The Rural Wireless Association says it was “stunned” by the FCC’s decision last week to designate Huawei and ZTE as national security threats and immediately bar the use of Universal Service Fund (USF) support to purchase, maintain, or otherwise support the companies’ equipment and technology in rural carriers’ networks.
As a result, rural carriers who have deployed Huawei or ZTE equipment or services in their networks will now lack the ability to support their critical networks that are serving hundreds of thousands of rural residents and those traveling through rural America, according to RWA. “Given the difficulty in demonstrating where specifically their USF support is being used in their networks, this puts rural carriers in a precarious situation,” notes RWA in a statement. That’s because the change is happening at the same time rural carriers are striving to “offer extended payment terms for their customers…adjust to the fallout of the T-Mobile/Sprint merger, and continue to keep rural Americans connected to broadband and telephone services during the COVID-19 pandemic.”
RWA asked the FCC for the chance to apply for waivers of the prohibition and asked the Commission to give them sufficient time to submit such waivers before pulling away their USF support. The Competitive Carriers Association has been involved in the issue as well but did not have a statement on the Commission’s action.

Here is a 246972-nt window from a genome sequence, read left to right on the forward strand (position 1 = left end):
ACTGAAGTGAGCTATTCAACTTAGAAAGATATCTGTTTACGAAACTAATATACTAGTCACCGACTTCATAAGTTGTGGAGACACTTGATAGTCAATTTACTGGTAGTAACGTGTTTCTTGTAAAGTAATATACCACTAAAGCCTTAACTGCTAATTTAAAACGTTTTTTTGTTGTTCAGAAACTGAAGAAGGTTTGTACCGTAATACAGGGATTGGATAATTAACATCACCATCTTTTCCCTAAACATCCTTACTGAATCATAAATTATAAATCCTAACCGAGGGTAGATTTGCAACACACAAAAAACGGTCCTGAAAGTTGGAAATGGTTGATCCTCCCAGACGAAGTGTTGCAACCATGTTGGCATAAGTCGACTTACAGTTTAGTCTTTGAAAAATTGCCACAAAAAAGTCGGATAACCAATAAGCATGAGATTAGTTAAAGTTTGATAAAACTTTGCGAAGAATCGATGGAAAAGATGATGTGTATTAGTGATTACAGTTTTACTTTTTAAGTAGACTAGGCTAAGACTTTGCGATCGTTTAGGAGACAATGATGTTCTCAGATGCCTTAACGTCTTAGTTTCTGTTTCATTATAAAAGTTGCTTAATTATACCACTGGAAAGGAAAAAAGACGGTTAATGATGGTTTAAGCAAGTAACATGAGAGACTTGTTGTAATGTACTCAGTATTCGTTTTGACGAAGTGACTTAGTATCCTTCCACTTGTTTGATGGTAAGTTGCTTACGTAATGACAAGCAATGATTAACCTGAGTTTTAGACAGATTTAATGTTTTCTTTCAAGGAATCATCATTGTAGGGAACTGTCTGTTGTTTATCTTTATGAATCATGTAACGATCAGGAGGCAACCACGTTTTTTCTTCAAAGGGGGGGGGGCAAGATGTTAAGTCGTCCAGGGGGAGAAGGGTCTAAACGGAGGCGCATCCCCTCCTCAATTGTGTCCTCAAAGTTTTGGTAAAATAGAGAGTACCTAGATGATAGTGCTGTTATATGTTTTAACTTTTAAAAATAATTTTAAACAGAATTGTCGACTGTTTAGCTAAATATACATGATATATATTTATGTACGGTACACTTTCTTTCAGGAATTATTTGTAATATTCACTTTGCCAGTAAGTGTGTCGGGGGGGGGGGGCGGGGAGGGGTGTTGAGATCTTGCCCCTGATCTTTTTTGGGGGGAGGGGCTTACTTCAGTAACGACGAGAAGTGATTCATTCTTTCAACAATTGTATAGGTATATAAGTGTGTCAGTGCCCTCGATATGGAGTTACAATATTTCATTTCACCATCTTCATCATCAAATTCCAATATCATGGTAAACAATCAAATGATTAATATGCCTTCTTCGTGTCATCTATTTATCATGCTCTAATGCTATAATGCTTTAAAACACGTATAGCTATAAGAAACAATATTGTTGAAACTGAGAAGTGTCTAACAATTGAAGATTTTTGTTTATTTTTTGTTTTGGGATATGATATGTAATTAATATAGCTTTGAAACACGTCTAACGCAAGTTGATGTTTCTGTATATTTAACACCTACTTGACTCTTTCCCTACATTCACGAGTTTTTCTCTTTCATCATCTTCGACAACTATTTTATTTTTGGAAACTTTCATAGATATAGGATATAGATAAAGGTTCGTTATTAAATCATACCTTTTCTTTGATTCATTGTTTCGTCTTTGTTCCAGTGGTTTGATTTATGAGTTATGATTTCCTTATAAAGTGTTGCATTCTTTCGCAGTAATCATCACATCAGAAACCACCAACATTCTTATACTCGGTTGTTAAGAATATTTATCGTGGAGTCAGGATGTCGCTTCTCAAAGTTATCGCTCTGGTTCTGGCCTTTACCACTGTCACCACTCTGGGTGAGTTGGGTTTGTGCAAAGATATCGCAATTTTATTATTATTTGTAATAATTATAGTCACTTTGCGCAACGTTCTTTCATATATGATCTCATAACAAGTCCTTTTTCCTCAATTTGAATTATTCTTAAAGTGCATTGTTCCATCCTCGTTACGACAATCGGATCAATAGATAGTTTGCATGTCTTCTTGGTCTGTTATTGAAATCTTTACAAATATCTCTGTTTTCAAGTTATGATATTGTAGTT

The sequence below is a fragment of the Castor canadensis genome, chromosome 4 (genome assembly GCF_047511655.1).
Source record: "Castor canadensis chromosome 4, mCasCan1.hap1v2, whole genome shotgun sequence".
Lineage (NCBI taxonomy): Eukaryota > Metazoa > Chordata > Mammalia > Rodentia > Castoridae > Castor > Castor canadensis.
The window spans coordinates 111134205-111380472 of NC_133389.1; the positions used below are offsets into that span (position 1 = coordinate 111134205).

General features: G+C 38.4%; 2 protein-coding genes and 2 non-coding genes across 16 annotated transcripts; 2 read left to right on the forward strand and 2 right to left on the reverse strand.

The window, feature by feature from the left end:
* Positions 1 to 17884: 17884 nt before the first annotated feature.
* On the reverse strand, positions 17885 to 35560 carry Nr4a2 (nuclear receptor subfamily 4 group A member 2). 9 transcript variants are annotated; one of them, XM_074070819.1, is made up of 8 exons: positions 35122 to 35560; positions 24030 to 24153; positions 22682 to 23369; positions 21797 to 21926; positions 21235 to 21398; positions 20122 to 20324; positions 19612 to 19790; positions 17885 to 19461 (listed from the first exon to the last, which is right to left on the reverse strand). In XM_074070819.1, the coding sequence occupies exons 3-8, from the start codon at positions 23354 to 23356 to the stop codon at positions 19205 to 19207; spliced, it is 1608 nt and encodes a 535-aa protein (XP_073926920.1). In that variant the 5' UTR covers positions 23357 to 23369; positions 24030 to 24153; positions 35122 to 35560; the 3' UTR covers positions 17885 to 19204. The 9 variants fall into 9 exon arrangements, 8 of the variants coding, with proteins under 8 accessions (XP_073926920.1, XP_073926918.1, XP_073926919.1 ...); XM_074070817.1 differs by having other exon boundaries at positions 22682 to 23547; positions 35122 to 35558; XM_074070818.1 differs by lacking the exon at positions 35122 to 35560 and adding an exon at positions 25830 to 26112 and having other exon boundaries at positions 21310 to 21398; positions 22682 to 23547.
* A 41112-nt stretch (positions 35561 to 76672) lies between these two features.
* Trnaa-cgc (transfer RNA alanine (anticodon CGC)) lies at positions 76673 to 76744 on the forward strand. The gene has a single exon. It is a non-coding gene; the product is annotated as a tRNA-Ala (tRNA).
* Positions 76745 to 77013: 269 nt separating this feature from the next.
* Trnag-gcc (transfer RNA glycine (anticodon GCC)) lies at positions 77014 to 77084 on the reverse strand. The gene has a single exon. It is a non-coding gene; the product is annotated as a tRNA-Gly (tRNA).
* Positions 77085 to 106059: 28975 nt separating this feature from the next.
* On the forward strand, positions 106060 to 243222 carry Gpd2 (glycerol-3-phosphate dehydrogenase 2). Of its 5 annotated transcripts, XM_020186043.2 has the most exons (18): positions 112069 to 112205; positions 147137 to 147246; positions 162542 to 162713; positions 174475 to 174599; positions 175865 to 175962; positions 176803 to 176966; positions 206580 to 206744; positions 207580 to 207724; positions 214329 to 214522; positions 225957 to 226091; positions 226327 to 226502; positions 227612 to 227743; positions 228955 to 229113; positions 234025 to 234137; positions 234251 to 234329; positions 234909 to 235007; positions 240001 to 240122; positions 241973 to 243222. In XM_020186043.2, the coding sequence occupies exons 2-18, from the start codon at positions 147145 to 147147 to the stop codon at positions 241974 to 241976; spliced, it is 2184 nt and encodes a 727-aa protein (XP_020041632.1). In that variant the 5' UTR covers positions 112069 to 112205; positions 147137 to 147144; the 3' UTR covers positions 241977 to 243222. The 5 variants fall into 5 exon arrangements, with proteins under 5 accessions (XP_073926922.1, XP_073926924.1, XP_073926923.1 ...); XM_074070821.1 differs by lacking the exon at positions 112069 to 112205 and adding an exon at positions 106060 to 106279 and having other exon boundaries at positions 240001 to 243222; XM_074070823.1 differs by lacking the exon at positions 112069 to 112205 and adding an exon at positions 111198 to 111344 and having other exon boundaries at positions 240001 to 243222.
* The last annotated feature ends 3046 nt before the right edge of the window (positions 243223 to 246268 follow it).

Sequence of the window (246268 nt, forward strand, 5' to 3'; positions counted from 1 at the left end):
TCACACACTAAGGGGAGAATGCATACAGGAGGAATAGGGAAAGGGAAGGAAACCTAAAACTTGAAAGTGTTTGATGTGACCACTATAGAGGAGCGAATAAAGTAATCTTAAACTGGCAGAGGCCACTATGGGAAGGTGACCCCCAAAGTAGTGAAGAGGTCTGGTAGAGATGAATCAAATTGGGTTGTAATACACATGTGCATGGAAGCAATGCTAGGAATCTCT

Of the decision to officially designate Huawei and ZTE as national security threats, FCC Chairman Ajit Pai said, “Both companies have close ties to the Chinese Communist Party and China’s military apparatus, and are broadly subject to Chinese law obligating them to cooperate with the country’s intelligence services.” He explained the agency also took into account the findings and actions of Congress, the executive branch, the intelligence community, America’s allies, and communications service providers in other countries.
In November 2019, the Commission unanimously adopted a ban on the use of USF money to companies deemed to be national security threats. The Commission proposed Huawei and ZTE be covered by the rule.
FCC commissioner Geoffrey Starks called on Congress to fund a program to help small carriers find untrusted equipment in their networks and fund replacements. “Congress recognized in the Secure and Trusted Communications Networks Act that many carriers will need support to transition away from untrustworthy equipment, but it still has not appropriated funding for replacements. I look forward to working with Congress and my colleagues to ensure there are sufficient funds to get the job done.”
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